Just as there’s no one right way to develop a resume for the for-profit sector, resumes for nonprofit jobs are also dependent on the target job and organization. With more than 1 million nonprofits in the US, nonprofit jobs are as varied as those in the corporate sector. The best approach is to first understand what the organization is looking for in an ideal candidate, then develop a resume that highlights your relevant experience and training.
Research Before You Write
Review the job posting, check out the organization’s Web site, read press releases and watch for newspaper and television clips. Learn as much as you can about the organization’s core values and mission. Once you have a good idea of how you would benefit the employer if hired, you can reinforce your key qualifications and show that you would be an excellent team member in your resume.
If you’re interested in a particular nonprofit, consider volunteering to learn more about the culture, show your commitment and expand your network. You might even secure a job interview from an insider’s recommendation.
Summarize Your Key Qualifications
Lead your resume with a Career Summary that outlines your career goal, most desirable credentials and even your personal mission statement.
Results-driven nonprofit manager with 15 years of experience developing innovative programs that serve special-needs populations. Deeply committed to improving the lives of adolescent girls with developmental disabilities. Proven ability to provide team leadership, driving performance, program improvement and quality initiatives. Visionary leader known for ability to win community support, develop key coalitions and build relationships with a shared sense of purpose.
Tout Your Skills
When reviewing resumes, nonprofit resume screeners ask: “Does this person have the required skills to do the job?” Therefore, it’s important that your resume demonstrates job-specific skills. Include a Skills section and provide a bulleted list of keywords related to the job.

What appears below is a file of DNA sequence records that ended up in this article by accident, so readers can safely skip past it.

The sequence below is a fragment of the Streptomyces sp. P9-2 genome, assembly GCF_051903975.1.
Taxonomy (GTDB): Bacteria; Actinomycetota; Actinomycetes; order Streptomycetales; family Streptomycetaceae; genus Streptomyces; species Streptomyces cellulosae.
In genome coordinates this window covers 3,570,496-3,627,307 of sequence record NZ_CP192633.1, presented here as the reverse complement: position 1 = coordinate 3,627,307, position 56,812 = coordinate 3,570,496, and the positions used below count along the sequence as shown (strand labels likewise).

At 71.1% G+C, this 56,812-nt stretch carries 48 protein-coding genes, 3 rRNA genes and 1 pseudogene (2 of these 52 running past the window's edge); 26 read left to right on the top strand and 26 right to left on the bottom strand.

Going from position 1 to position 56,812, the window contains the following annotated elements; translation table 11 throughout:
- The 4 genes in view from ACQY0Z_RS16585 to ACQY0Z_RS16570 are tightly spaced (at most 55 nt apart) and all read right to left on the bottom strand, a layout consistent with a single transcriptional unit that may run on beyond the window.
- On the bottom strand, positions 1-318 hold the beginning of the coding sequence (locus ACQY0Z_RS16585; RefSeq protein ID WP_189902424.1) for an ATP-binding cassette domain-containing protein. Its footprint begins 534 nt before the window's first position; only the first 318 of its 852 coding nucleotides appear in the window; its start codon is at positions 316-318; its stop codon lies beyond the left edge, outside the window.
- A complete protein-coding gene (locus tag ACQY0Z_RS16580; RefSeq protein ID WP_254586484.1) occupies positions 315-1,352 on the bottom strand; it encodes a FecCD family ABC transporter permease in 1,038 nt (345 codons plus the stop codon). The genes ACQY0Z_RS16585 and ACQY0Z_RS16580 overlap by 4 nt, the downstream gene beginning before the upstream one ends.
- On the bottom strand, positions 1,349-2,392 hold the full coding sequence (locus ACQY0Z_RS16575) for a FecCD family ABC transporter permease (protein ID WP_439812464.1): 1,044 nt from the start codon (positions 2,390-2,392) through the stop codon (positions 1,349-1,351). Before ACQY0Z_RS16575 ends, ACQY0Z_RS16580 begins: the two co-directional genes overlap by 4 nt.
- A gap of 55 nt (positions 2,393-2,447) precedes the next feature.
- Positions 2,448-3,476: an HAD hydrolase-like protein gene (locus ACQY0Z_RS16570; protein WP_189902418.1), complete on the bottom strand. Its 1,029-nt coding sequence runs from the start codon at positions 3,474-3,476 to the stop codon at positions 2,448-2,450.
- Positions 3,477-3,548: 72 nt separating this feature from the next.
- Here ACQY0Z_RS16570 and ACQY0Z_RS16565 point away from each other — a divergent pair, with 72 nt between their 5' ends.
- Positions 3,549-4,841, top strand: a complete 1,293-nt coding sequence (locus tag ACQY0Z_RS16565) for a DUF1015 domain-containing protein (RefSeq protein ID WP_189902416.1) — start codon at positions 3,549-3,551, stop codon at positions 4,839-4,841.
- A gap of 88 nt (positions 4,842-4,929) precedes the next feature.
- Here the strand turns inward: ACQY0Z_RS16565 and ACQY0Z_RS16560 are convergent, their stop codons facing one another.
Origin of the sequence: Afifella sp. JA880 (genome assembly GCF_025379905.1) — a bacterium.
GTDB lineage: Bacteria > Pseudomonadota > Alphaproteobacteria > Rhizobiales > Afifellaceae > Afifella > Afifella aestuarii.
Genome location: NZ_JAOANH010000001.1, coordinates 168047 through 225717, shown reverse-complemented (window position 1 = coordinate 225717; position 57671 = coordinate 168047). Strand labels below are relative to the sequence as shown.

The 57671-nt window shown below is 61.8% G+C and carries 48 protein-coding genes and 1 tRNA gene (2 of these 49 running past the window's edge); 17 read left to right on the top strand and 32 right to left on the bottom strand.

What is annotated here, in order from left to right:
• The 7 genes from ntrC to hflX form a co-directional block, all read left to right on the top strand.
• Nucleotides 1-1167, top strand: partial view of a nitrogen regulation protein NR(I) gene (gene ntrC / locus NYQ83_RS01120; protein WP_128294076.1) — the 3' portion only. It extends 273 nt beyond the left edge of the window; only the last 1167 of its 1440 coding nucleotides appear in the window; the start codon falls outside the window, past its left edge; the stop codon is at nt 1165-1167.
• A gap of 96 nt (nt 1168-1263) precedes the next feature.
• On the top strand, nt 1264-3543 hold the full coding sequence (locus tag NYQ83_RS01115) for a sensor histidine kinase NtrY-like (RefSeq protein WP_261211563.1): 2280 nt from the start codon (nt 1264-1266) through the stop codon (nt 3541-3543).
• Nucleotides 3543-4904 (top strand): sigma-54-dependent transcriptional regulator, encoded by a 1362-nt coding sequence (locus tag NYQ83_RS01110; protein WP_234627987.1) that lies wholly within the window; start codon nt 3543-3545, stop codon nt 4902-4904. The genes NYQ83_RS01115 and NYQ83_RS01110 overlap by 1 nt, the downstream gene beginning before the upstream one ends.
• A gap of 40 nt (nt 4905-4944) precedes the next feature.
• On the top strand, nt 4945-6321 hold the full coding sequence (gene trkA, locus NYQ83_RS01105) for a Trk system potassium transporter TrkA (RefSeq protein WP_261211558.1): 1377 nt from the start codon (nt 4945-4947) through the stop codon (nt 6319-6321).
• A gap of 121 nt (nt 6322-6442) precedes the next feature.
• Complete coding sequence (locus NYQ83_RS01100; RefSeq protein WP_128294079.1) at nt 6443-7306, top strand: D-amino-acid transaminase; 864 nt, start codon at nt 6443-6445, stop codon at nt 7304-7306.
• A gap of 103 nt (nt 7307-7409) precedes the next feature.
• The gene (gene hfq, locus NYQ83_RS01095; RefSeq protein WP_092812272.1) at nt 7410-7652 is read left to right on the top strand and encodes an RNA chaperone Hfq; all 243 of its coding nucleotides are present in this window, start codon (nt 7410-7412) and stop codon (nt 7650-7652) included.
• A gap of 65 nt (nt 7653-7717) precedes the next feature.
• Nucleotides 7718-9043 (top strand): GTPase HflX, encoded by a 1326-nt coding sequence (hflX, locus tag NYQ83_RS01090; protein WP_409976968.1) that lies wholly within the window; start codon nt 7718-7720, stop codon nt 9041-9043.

Demonstrate Your Accomplishments
It’s easy to say you have certain skills, but a strong resume proves you have the stated skills by providing examples of related accomplishments. Pepper your resume with evidence that you’ve contributed to your past employers, went above and beyond your job responsibilities, and worked hard to make a difference.
Quantify your accomplishments so the impact of your work is understandable to outsiders. It’s a misconception that workers from the nonprofit sector can’t provide measurable accomplishments because of the lack of “for profit” financial results. Every job in every field has its measure of success.
- Coordinated capital campaign that raised $200K and enabled organization to purchase a four-bedroom home for a new independent-living program.
- Authored proposal and won contract for 200-bed day care center.
- Cut overhead by 12 percent -– saving $650K annually -– through comprehensive cost-saving initiatives.
Emphasize Your Volunteer Experience
Nonprofit hiring managers usually like to see job seekers who are dedicated to serving the community. Include your volunteer work in a Volunteer Experience section. Mention leadership roles, participation in special initiatives, board or committee memberships, event planning or orchestration, and assistance with fund-raising drives.
If You’re Transitioning from For-Profit
It’s not as hard as it may seem to transition to the nonprofit arena. When doing your research, you will find you have transferable skills that would be valuable to a nonprofit organization. Many nonprofits are run in an entrepreneurial style, so your corporate accomplishments would probably be of interest. Do emphasize volunteer work and clearly state why you are making this change. Your resume’s Career Summary can contain your passion for a career with a nonprofit and your interest in making a difference.
Nonprofit hiring managers might discard your application if they think you’re too expensive (most nonprofit jobs pay less than their for-profit counterparts). Use your cover letter to explain why you are pursuing this career path so that employers see your enthusiasm for this career. If your reasons for pursuing a nonprofit are personal -- say your baby was born with a birth defect and you’re targeting The March of Dimes -- mentioning the reason for your career shift will show you’re committed to the cause and may help you secure an interview.
Learn more about charity careers.